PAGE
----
Cumulative evidence suggests that health-related risk factors during midlife and old-age are associated with cognitive impairment. However, studies are needed to clarify the association between early-life risk factors and impaired cognitive functioning to increment existing knowledge.
To examine the association between childhood infectious diseases and late-life cognitive functioning in a nationally representative sample of older adults.
Eligible respondents were 2994 community-dwelling individuals aged 65–85.
Cognitive functioning was assessed using the Mini-Mental State Examination (MMSE). Childhood infectious diseases (i.e. chicken pox, measles, and mumps) were self-reported. The study covariates were age, sex, highest educational level achieved, smoking status, body mass index, and depression. The primary statistical analysis examined the association between the number of childhood infectious diseases and total MMSE scores, accounting for all study covariates. Regression models of progressive complexity were examined for parsimony. The robustness of the primary results was tested in 17 sensitivity analyses.
The most parsimonious model was a linear adjusted model (Bayesian Information Criterion = 12646.09). Late-life cognitive functioning significantly improved as the number of childhood infectious diseases increased (β = 0.18; 95% CI = 0.11, 0.26; p < 0.001). This effect was not significantly attenuated in all sensitivity analyses.
The current study results are consistent with prior ecological findings indicating that some childhood infectious diseases are associated with better cognitive functioning in old-age. This points to an early-life modifiable risk factor associated with older-life cognitive functioning. Our results may reflect selective mortality and/or beneficial effects via hormetic processes.
Researchers often want to increase the broader societal impact of their work. One way to do that is to discuss research findings directly with practitioners. Yet, such interactions are voluntary and do not regularly arise, which raises a key demand question: Under what conditions do practitioners want to connect with researchers? This article shows that relational considerations affect these decisions—that is, what practitioners expect the interaction will be like. I partnered with a US-based civic association to conduct a field experiment. I find that group leaders in this association are more likely to speak with researchers after learning that the researchers will (1) efficiently share information during the interaction, and (2) value practitioners’ knowledge. The results provide actionable guidance for how researchers should approach practitioners and also demonstrate one powerful way that social science evidence can inform efforts to bridge research and practice.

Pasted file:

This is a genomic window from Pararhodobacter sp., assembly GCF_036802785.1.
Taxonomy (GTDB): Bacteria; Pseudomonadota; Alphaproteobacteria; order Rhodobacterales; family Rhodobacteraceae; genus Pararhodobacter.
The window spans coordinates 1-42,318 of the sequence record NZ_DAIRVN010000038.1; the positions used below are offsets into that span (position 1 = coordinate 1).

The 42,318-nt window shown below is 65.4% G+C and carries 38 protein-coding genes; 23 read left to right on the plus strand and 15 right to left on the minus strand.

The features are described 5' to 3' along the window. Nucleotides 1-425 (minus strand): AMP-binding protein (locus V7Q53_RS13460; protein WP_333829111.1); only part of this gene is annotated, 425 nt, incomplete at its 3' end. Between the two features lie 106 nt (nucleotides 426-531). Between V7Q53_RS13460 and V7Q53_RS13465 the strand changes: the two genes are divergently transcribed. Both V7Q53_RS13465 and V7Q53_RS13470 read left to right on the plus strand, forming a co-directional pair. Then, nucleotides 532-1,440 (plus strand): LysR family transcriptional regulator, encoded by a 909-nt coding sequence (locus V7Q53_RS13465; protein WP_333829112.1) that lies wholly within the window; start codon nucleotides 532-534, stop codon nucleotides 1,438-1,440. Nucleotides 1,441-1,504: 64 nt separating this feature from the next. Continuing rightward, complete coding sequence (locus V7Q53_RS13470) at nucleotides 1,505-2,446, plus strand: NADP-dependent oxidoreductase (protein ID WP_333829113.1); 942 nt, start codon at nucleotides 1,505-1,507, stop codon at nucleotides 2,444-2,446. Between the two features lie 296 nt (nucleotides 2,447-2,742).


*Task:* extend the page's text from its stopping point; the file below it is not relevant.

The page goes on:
Vascular cognitive impairment (VCI) post-stroke is frequent but may go undetected, which highlights the need to better screen cognitive functioning following a stroke.
We examined the clinical utility of the Montreal Cognitive Assessment (MoCA) in detecting cognitive impairment against a gold-standard neuropsychological battery.
We assessed cognitive status with a comprehensive battery of neuropsychological tests in 161 individuals who were at least 3-months post-stroke. We used receiver operating characteristic (ROC) curves to identify two cut points for the MoCA to maximize sensitivity and specificity at a minimum 90% threshold. We examined the utility of the Symbol Digit Modalities Test, a processing speed measure, to determine whether this additional metric would improve classification relative to the MoCA total score alone.
Using two cut points, 27% of participants scored ≤ 23 and were classified as high probability of cognitive impairment (sensitivity 92%), and 24% of participants scored ≥ 28 and were classified as low probability of cognitive impairment (specificity 91%). The remaining 48% of participants scored from 24 to 27 and were classified as indeterminate probability of cognitive impairment. The addition of a processing speed measure improved classification for the indeterminate group by correctly identifying 65% of these individuals, for an overall classification accuracy of 79%.